Robert Slack, a respected arborist who helped the city of Sylvania maintain its treescape and outdoor municipal spaces, retiring as superintendent of parks and forestry, died April 6 in his Oklahoma City hotel room. He was 69.
He and his wife, Roseann, were en route to their South Toledo home from winter travels west when he became ill. He’d been dealing with cancer for about a year, his wife said.
Mr. Slack retired in 2008 after 27 years with Sylvania. He was a former executive board member of the Society of Professional Arborists.
He was hired to help Art Landseadel, a landscape architect and city forester who was known for his ideas to beautify Sylvania.
“The person who made those ideas real was Bob Slack,” said Patrick O’Brien, Mr. Slack’s successor as superintendent of parks and forestry.
Mr. Slack ensured Sylvania maintained its status as a Tree City USA by having the right kinds of trees in the right places, such as public rights of way, and then caring for them, Mayor Craig Stough said.
“He improved the environment of the entire city,” Mr. Stough said. “He was a wonderful find for the city of Sylvania.”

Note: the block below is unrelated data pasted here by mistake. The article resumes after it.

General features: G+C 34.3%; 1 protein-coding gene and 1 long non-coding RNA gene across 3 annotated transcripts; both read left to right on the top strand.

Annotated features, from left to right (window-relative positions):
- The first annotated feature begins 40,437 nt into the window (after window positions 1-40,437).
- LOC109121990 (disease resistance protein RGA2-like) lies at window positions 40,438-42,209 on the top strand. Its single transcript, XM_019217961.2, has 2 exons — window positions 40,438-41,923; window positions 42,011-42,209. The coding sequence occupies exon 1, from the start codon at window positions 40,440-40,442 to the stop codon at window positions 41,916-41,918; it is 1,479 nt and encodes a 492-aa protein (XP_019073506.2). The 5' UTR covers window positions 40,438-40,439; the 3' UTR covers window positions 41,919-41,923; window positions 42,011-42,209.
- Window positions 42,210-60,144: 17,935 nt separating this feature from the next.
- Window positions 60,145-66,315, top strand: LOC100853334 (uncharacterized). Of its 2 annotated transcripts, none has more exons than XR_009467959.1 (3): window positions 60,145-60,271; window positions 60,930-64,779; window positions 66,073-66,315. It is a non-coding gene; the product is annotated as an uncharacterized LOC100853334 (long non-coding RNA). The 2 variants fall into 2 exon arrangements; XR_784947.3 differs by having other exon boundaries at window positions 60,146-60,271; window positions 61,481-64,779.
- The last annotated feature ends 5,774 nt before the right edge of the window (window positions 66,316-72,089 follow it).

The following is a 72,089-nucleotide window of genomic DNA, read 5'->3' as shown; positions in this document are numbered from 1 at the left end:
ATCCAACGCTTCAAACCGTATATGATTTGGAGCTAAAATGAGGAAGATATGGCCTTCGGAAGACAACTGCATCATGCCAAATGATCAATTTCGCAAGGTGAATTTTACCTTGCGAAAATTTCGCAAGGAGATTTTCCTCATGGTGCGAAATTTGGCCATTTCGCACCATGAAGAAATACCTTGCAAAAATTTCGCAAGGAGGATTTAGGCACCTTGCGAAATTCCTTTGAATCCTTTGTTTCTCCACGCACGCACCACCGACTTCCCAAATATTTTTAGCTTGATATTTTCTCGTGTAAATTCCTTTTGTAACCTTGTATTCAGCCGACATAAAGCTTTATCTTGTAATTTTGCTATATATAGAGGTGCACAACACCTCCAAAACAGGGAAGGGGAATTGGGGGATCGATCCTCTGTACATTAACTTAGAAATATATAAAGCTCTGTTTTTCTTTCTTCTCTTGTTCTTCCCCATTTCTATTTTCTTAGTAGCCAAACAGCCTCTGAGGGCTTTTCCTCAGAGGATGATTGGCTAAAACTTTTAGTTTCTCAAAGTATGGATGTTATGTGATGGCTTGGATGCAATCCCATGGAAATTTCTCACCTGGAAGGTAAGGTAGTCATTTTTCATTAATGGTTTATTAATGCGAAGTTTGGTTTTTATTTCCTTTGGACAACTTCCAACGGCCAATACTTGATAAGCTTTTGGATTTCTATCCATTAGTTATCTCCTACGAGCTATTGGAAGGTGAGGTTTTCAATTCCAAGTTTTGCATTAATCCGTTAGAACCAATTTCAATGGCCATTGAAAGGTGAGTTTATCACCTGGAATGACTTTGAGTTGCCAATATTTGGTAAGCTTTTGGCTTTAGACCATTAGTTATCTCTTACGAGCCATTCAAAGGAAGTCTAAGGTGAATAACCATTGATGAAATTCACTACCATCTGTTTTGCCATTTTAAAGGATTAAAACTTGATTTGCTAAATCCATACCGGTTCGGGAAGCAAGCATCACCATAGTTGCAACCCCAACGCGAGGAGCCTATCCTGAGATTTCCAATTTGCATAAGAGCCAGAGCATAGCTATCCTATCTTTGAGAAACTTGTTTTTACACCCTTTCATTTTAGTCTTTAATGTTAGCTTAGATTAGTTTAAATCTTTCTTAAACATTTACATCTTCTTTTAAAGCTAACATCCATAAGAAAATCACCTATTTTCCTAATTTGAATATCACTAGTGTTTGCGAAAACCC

Mr. Slack conducted city tree inventories and took charge of annual plantings and maintenance in parks and around city facilities and put together a work force to make sure all that was done, Mr. O’Brien said.
Mr. Slack also had a key role in establishing the city’s curbside green recycling program, Mr. Stough said.
Mr. Slack’s wife said, “His pride was the parks and how well kept up they were.
“He loved doing what he was doing,” she said. “He could tell you the Latin name of any plant.”
He’d been active in the International Society of Arboriculture and its Ohio chapter; the Society of Municipal Arborists, and the Professional Grounds Management Society.
He was born Nov. 19, 1948, in Pittsburgh to Frances and William Slack. He grew up in Mentor, Ohio, and was a graduate of Mentor High School. From age 14 he worked in the nurseries of Mentor, and he received a bachelor’s degree in horticulture and landscape architecture in 1970 from Michigan State University.
Afterward, he went to Scotland and worked in Glasgow’s parks. He became a teacher in a Toledo Public Schools landscape horticulture program, then at the Toledo Zoo, and later moved to what is now the Toledo Botanical Garden.
In retirement, he and his wife spent winters in Arizona. In the growing season, he spent hours tending his property.
“Our yard is full of flowers,” his wife said. “He would think nothing of spending $40 for three little bulbs. Our grass is as green as anything in the summer.”
Surviving are his wife, Roseann Slack, whom he married Aug. 14, 1976; sisters, Susan Horn and Nancy Slack, and brother William Slack.
Visitation will be from 2 to 8 p.m. Friday at the Coyle Funeral Home, where services will be at 10 a.m. Saturday.
The family suggests tributes to the Fort Meigs Sertoma Club in Whitehouse or Ss. Peter and Paul Church.
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